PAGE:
will i still be able to install OS on new motherboard but it is illegal or THE MICROSOFT will going to detect it and they will not let me install it on new motherboard???
Technically, you will be able to install the operating system with the new board. But note that is like running a Stop sign. Technically you can - but legally? (See note below).
Will you get caught? Maybe. After you install the OS, you will need to authenticate it with Microsoft and it is then it may be detected as having been installed on another computer. You may be instructed to contact Microsoft, where you will be expected to tell them the truth about what you are doing. Not telling the truth is deceit, or legally called "fraud".
if my motherboard is got damage and cant be use anymore and i bought a new motherboard will it be okay to transfer my OS to new motherboard if its OEM??
If you are replacing the old motherboard with a new motherboard as part of a repair action because the first board failed, then you can use the same license only IF
the replacement board is an EXACT
model replacement from the same maker. If the original model is no longer in production, you must use the suggested replacement by the same board maker. You can NOT
take that opportunity to "upgrade" to a newer, better board.
you said OEM Is tied with original motherboard but what if im not using it anymore and just use the new motherboard??
If the OEM equipment is no longer being used, then the OEM Windows license gets retired with the hardware. Period. No exceptions. If you giveaway or sell the computer, the license (and installation disks) should go with it.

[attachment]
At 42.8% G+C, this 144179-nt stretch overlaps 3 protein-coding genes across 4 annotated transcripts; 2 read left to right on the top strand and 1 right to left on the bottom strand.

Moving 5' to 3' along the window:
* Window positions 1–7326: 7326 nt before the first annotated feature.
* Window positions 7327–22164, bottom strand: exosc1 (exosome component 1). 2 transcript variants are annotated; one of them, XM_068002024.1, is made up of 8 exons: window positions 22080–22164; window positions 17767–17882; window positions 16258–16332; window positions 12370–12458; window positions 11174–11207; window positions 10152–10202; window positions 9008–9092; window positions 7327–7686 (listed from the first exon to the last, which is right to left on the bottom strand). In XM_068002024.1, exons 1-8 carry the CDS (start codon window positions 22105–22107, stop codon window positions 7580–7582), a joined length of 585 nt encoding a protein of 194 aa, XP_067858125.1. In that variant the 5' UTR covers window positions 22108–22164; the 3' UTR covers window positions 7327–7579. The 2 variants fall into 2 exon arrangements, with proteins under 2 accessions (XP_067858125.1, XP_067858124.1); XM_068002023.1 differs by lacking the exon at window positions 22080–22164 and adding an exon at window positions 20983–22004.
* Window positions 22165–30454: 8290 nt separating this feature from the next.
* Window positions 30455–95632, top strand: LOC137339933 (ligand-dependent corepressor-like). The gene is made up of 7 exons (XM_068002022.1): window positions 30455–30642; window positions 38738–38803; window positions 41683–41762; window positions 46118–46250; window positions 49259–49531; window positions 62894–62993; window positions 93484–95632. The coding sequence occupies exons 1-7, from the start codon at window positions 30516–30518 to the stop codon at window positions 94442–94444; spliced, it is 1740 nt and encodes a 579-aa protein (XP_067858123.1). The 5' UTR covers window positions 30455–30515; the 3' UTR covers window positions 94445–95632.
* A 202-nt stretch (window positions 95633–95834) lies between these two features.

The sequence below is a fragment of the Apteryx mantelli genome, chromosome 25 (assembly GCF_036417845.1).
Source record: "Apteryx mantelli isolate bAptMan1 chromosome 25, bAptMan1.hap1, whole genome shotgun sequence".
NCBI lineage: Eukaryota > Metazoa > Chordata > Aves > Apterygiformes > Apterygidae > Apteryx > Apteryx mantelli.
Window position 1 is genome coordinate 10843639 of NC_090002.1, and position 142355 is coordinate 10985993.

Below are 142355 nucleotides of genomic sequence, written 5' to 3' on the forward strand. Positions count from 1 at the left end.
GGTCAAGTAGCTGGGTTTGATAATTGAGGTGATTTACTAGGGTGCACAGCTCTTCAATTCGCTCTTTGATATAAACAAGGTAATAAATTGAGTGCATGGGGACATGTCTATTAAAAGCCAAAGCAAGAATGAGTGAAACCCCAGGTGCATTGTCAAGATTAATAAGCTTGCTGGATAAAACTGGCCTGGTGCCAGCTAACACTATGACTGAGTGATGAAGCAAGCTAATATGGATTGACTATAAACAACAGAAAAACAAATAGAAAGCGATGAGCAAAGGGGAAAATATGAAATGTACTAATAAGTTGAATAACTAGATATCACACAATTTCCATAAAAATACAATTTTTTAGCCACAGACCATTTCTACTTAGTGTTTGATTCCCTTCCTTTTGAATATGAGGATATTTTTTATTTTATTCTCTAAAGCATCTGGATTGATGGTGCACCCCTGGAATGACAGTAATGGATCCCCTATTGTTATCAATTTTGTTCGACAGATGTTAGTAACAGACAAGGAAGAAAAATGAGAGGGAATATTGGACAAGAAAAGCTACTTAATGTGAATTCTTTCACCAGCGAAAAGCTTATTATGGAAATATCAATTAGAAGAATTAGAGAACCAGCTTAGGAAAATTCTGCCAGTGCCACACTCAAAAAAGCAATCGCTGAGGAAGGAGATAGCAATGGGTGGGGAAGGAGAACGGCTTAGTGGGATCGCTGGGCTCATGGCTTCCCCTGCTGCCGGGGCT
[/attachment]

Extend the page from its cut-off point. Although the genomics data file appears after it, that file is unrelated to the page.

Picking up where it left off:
Bottom line in the vast majority of circumstances is this: new motherboard = new computer therefore requires new OS license.
if its full retail version can i use the disk to install on computer as many as i want????
Yes, but it can only be installed on one computer at a time. If you buy/build a new computer, you must uninstall the old installation first.
NOTE: With "branded" OEM licenses - "branded" being OEM disks from Dell, HP, Acer etc. that have been "branded" or labeled as from Dell, HP, etc., - are often modified or hard-coded to look for their own branded products. That is, if the OEM disk came with a Dell computer, it is likely the Dell disk will look for Dell BIOS information during the install. And if your new motherboard is not from Dell, the install will abort.
Is it fair? Yes. If you want to have flexibility, you buy the full retail license. If you want to save some money, you buy the less expensive OEM license and put up with the limitations. Of course, if you want to save more money, or want to avoid making Microsoft richer, you have the option of using one of the many capable and "FREE
" Linux alternatives.